A Newsletter from the Connecticut Department of Energy & Environmental Protection
Exploring Long Island Sound - Issues and Opportunities
RECENT DEVELOPMENTS IN
The 2012 legislative session saw passage of Public Act 12-101, An Act Concerning the Coastal Management Act and Shoreline Flood and Erosion Control Structures, which affects the way Connecticut's coastal management program will be implemented at the state and local levels. Since many of the Act's new measures go into effect on October 1, 2012, our cover story provides an overview of these measures.
The coastal management program also received word that its enforcement order to remove an unauthorized seawall built on a coastal bluff in Stamford was upheld by the Connecticut Supreme Court. We're proud to provide the details of that case in this issue.
PUBLIC ACT 12-101:
Goodbye, High Tide Line
Hello, Coastal Jurisdiction Line
(and Living Shorelines and
Planning for Sea Level Rise...)
As of October 1, 2012, Connecticut's coastal management and coastal permitting programs will undergo several changes that will help streamline program implementation and address critical 21st century issues. These changes are a result of the passage of Public Act 12-101, An Act Concerning the Coastal Management Act and Shoreline Flood and Erosion Control Structures, and the changes pertain to coastal permitting jurisdiction, sea level rise, shoreline flood and erosion control structures, and the potential for the development of pilot programs for improved shoreline protection and management.
Changes in State Coastal Permitting Jurisdiction
From a regulatory standpoint, perhaps the most significant change brought about by PA 12-101 is the change in coastal permitting jurisdiction for statutes governing the placement of structures, dredging, and fill in tidal, coastal or navigable waters (CGS sections 22a-359 through 22a-363f, inclusive). Through its coastal permitting program, OLISP had direct regulatory jurisdiction over activities occurring in tidal wetlands and/or waterward of the high tide line.
|Coastal Jurisdiction Line|
Because the structures, dredging, and fill statute provided several methods of field-determining the jurisdictional high tide line, there were occasional disputes and even litigation over the extent of OLISP's regulatory jurisdiction (see the next article regarding an OLISP enforcement action in Stamford). Therefore, effective October 1, 2012, the "high tide line" is changed to "coastal jurisdiction line" (CJL), which is a fixed elevation that can be derived by a surveyor in accordance with a specified methodology. It is expected that future coastal permit jurisdictional determinations will be greatly simplified and streamlined as a result of this measure. The CJL was developed in cooperation with the Connecticut Association of Land Surveyors (CALS) to roughly approximate the location of the high tide line that OLISP had been using, and will be adjusted to reflect sea level rise upon the promulgation of tidal data from the next tidal epoch. OLISP has published a set of CJL elevations for each coastal town, with an explanation by CALS of the statutory methodology.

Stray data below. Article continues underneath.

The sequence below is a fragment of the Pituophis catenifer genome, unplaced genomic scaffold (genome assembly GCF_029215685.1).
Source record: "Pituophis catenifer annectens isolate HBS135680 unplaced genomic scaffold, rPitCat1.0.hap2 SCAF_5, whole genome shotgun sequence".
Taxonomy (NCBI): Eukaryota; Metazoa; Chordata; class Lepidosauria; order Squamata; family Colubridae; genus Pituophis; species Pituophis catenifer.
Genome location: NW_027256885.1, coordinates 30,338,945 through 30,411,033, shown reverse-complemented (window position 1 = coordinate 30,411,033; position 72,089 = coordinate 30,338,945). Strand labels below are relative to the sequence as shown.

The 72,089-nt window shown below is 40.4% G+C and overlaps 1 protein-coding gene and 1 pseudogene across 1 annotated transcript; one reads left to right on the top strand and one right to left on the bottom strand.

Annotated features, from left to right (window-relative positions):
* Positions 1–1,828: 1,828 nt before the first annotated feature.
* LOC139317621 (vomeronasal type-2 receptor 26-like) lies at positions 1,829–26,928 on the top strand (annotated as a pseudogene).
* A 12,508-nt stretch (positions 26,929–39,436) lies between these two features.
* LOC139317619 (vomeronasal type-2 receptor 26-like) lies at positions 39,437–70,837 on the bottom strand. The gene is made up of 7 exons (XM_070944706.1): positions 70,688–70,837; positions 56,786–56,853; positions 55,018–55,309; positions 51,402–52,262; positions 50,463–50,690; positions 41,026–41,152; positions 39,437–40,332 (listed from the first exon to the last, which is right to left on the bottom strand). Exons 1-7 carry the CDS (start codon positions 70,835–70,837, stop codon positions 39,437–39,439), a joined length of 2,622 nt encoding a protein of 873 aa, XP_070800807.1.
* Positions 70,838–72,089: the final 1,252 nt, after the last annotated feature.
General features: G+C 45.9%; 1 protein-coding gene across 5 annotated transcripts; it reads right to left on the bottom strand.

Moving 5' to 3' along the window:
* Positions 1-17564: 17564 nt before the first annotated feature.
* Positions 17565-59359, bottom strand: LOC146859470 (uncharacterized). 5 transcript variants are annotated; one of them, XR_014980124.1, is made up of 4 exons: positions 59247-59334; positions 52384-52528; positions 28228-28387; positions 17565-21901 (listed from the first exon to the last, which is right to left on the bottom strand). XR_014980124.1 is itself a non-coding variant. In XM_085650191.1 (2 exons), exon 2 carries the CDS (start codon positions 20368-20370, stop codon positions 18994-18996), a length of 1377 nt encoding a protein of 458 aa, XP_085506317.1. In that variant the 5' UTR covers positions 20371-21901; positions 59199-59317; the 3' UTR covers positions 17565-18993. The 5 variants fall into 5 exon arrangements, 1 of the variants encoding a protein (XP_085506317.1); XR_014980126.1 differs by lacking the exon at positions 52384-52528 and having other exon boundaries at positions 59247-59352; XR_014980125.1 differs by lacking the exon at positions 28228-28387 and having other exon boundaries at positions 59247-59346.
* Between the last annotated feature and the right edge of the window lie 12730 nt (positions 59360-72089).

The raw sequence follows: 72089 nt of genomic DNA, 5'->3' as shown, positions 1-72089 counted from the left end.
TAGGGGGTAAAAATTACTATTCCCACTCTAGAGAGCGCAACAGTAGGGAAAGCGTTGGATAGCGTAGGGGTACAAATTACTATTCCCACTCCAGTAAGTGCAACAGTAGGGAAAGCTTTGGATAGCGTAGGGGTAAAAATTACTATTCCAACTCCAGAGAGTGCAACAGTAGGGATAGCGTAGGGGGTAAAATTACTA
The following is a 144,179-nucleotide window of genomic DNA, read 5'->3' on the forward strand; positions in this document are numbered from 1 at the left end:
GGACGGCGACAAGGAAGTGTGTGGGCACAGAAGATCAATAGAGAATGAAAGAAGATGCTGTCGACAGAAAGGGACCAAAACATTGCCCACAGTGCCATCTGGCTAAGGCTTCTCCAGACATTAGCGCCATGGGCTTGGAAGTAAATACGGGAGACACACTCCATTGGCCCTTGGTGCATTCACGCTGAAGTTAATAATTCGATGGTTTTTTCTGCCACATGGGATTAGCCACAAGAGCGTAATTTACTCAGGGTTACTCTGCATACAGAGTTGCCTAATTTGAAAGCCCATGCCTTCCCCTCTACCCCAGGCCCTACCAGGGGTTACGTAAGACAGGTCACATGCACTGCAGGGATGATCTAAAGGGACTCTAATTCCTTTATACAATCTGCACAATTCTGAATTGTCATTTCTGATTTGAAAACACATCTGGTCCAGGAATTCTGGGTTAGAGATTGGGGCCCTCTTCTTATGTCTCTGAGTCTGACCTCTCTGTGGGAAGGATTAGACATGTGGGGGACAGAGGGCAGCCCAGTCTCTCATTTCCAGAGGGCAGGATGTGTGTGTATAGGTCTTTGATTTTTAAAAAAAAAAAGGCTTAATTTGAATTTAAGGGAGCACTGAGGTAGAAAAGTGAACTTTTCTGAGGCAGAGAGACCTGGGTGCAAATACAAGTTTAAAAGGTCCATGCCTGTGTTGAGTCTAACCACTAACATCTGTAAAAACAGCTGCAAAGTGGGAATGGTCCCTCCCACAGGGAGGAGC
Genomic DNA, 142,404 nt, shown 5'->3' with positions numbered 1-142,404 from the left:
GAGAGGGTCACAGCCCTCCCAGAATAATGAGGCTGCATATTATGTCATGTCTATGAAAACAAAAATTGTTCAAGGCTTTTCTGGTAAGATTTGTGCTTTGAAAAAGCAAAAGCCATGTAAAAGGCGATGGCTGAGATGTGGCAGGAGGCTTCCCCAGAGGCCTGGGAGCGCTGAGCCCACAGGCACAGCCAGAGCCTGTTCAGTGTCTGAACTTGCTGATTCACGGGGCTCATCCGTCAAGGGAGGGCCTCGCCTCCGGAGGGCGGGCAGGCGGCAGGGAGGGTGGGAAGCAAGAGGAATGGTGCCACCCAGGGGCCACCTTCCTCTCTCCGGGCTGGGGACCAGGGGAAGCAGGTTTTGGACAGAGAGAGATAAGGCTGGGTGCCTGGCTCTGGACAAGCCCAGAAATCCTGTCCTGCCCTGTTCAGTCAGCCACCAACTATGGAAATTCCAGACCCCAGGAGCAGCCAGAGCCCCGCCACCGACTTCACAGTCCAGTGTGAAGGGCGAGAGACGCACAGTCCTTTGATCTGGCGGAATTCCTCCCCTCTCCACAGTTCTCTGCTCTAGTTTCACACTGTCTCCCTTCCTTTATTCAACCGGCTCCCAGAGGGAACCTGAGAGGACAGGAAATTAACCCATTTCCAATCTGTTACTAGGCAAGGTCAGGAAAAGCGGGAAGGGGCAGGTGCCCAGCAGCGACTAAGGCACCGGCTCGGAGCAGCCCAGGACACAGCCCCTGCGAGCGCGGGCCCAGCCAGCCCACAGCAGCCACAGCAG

New Policies Relating to Sea Level Rise
For the first time, the concept of sea level rise was incorporated into the Connecticut Coastal Management Act's (CCMA) general goals and policies of coastal planning. Now, state agencies and coastal municipalities can consider the potential impact of a rise in sea level, coastal flooding, and erosion patterns on coastal development in order to minimize damage to and destruction of life and property and minimize the necessity of public expenditure and shoreline armoring to protect future new development from such hazards.
Revised Policies Regarding Shoreline Flood and Erosion Control Structures
The CCMA contains a number of strong policies encouraging the protection of natural shoreline sedimentation and erosion processes, and discouraging shoreline flood and erosion control structures (also known as "hard" structures or shoreline armoring, such as seawalls, bulkheads and revetments) except in certain specified conditions. Public Act 12-101 modified and explained several of these policies. In particular, houses built after 1980 but before 1995, and cemeteries were added to the list of uses for which erosion control structures may be authorized.
Further, two terms which have been integral to the interpretation of CCMA's flood and erosion control structure policies were defined and expanded for the first time. The definitions of the terms "feasible, less environmentally damaging alternative" and "reasonable mitigation measures and techniques" offer, in effect, a hierarchy or checklist of considerations that must be satisfied before a flood and erosion control structure can be authorized to protect one of the listed uses. Feasible alternatives include:
- Moving a house landward, away from floodwaters and wave action;
- Elevating the house vertically, preferably to the highest practical freeboard, at least as high as Federal Emergency Management Agency standards require;
- Restoration or creation of a dune or vegetated slope between the house and the water to absorb storm waves and protect against erosion; and